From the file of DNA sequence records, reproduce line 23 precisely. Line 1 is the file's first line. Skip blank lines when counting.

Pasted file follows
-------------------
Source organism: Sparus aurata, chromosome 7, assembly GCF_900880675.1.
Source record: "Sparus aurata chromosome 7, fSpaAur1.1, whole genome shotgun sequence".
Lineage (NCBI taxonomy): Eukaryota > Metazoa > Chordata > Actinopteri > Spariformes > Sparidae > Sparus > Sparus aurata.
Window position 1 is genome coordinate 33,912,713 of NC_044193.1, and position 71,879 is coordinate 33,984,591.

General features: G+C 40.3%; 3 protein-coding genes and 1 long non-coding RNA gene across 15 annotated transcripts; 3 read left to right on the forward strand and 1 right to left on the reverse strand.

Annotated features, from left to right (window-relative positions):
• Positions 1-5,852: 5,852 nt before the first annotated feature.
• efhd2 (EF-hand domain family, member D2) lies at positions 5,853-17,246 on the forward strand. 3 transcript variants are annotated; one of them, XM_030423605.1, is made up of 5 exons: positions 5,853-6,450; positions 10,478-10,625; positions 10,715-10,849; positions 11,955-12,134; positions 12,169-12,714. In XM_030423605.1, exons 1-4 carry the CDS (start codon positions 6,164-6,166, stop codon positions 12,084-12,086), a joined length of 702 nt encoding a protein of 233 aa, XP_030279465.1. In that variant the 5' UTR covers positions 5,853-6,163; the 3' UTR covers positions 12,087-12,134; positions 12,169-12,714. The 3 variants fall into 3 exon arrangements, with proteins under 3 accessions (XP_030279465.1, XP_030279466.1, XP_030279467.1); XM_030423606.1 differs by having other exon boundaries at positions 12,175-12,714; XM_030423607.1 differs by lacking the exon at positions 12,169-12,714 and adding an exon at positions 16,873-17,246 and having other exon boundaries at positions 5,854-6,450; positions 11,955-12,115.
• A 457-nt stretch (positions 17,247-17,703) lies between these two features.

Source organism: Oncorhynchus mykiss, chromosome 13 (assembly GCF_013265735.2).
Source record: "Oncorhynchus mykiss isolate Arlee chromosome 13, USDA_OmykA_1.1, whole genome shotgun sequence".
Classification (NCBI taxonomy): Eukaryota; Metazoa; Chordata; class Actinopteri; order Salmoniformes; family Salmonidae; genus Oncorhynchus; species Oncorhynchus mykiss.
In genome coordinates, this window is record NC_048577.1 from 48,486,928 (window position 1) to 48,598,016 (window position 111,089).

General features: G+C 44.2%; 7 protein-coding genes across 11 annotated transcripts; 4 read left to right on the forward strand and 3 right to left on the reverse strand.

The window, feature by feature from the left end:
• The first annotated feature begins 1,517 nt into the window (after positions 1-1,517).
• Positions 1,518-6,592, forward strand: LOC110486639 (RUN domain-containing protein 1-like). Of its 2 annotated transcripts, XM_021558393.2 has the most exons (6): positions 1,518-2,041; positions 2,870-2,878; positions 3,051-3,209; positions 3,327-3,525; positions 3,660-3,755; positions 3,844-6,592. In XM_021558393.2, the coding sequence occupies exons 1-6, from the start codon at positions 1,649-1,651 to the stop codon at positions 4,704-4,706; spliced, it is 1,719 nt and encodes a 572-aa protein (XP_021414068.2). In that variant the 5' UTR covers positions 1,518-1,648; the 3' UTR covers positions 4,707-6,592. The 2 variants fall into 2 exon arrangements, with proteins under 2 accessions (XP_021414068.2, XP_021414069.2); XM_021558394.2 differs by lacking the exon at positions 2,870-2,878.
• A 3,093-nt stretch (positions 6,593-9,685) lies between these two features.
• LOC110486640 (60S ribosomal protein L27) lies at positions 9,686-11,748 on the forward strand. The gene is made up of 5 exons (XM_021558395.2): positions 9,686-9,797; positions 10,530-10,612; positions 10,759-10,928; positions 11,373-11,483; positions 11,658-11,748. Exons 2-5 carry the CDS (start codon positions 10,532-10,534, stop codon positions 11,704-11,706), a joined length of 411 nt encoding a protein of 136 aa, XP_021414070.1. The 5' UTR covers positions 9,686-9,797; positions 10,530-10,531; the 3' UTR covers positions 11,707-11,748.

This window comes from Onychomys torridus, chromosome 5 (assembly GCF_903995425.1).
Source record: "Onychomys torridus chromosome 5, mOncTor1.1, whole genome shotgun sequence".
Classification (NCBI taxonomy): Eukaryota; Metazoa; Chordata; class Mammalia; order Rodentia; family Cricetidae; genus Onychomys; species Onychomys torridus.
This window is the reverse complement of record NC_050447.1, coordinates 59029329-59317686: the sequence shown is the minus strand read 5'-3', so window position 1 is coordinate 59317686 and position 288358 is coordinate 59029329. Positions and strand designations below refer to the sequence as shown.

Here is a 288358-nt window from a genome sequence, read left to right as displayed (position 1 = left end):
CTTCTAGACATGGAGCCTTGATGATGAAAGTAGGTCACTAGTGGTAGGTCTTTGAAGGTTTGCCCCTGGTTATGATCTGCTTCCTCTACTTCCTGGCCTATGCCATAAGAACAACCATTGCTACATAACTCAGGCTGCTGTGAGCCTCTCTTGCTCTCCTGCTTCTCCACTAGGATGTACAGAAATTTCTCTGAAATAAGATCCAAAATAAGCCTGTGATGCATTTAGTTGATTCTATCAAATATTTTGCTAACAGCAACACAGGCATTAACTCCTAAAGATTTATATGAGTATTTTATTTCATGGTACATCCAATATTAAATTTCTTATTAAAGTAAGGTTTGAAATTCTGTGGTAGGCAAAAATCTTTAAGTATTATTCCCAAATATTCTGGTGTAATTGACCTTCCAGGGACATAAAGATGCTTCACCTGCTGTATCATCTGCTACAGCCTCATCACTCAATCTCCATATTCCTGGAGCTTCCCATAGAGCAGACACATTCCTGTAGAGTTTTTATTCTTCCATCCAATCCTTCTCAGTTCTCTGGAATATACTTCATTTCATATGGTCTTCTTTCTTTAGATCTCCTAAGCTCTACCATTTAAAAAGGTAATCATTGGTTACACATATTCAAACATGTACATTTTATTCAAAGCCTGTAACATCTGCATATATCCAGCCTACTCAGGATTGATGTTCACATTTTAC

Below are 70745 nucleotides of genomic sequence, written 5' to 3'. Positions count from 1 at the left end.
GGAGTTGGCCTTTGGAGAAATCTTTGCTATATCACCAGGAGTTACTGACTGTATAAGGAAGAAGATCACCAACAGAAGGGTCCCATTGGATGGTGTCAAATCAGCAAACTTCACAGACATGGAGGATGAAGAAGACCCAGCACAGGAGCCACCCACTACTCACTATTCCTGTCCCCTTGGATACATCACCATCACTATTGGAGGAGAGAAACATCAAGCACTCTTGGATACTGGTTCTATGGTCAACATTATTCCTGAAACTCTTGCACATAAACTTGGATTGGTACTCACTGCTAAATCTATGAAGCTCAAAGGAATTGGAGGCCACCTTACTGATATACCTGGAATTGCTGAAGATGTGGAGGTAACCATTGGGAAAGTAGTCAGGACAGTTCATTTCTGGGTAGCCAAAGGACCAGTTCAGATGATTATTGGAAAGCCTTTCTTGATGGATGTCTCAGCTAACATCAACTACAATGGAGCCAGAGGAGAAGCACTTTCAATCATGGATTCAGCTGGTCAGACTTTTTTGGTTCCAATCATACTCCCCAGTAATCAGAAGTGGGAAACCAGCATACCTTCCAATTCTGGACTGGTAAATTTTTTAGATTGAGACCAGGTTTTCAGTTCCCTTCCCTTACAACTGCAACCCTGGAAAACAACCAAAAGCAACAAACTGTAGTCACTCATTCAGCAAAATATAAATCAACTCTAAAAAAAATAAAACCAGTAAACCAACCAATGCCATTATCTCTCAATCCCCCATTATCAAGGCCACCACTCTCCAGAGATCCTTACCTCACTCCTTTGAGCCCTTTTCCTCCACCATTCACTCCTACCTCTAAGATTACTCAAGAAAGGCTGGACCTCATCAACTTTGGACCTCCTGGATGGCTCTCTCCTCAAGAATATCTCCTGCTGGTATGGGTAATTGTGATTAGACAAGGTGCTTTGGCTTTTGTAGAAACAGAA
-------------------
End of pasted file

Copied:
This window is the reverse complement of record NC_050447.1, coordinates 59029329-59317686: the sequence shown is the minus strand read 5'-3', so window position 1 is coordinate 59317686 and position 288358 is coordinate 59029329. Positions and strand designations below refer to the sequence as shown.